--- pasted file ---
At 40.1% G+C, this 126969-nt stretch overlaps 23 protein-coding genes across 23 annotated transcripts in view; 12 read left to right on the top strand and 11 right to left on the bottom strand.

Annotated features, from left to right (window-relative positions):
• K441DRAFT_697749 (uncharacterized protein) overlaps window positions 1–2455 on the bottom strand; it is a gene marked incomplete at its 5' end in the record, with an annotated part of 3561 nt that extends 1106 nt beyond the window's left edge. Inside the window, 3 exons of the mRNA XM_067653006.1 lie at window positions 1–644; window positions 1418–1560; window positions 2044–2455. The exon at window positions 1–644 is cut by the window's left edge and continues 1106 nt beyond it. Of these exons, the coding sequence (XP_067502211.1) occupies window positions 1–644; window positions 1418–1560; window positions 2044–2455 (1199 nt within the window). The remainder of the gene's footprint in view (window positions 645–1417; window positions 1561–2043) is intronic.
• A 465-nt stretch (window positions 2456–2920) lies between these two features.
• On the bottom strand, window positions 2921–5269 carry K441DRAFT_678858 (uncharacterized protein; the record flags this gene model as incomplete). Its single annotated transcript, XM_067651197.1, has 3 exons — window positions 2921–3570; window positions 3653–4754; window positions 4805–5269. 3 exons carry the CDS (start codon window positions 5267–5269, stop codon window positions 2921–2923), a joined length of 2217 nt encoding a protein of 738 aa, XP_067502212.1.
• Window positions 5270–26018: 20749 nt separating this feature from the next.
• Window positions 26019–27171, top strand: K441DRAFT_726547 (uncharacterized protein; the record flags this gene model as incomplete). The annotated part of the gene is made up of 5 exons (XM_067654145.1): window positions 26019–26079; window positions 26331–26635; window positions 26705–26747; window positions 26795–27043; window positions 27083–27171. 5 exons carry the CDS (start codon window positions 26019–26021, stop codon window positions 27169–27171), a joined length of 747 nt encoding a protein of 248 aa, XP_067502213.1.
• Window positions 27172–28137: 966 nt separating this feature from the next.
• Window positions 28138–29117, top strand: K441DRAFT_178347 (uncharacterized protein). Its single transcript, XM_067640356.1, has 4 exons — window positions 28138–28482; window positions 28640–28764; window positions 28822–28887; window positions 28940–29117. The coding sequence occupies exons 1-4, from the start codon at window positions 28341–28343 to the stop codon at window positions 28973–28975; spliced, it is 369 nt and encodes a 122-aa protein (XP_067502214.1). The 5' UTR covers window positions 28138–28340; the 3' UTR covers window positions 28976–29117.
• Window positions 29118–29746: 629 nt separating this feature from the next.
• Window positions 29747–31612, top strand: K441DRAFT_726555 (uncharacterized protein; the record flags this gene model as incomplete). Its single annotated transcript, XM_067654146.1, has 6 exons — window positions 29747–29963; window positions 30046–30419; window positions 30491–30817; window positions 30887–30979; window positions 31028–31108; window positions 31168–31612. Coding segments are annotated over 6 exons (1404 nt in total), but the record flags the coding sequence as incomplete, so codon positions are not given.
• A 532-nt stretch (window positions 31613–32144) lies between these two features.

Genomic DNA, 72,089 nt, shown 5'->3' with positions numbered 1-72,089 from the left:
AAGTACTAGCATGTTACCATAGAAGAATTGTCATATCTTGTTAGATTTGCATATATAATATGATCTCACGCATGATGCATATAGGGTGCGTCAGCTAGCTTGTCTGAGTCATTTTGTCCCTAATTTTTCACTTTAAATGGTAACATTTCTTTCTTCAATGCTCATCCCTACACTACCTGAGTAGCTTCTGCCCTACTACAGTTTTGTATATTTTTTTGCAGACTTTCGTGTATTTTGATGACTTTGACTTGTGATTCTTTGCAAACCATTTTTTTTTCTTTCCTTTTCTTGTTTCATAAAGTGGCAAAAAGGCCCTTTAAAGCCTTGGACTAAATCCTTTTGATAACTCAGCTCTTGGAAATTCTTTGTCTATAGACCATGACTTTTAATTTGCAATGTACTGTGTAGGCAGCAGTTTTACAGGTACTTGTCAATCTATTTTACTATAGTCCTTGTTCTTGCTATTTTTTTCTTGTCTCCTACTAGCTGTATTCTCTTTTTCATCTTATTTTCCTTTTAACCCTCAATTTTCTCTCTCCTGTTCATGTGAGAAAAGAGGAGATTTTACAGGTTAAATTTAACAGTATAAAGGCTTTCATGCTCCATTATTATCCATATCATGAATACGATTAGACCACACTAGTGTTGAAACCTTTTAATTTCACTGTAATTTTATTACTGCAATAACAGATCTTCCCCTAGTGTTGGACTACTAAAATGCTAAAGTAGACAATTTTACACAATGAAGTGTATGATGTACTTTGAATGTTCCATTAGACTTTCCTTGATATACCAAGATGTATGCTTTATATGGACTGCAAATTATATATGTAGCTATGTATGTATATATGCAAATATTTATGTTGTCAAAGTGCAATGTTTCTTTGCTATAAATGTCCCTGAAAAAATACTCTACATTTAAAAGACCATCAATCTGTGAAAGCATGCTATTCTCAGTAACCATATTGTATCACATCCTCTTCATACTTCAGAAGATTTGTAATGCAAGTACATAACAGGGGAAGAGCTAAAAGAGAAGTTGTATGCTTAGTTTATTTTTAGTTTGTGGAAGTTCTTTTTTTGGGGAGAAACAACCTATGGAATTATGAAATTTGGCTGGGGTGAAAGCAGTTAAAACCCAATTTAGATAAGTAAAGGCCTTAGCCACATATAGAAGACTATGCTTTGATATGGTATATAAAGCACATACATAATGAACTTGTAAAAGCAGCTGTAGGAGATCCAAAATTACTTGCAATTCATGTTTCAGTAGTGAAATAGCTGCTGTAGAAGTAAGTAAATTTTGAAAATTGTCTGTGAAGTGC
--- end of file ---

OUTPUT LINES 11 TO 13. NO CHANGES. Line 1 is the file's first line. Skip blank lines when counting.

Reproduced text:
• Window positions 29747–31612, top strand: K441DRAFT_726555 (uncharacterized protein; the record flags this gene model as incomplete). Its single annotated transcript, XM_067654146.1, has 6 exons — window positions 29747–29963; window positions 30046–30419; window positions 30491–30817; window positions 30887–30979; window positions 31028–31108; window positions 31168–31612. Coding segments are annotated over 6 exons (1404 nt in total), but the record flags the coding sequence as incomplete, so codon positions are not given.
• A 532-nt stretch (window positions 31613–32144) lies between these two features.

Genomic DNA, 72,089 nt, shown 5'->3' with positions numbered 1-72,089 from the left: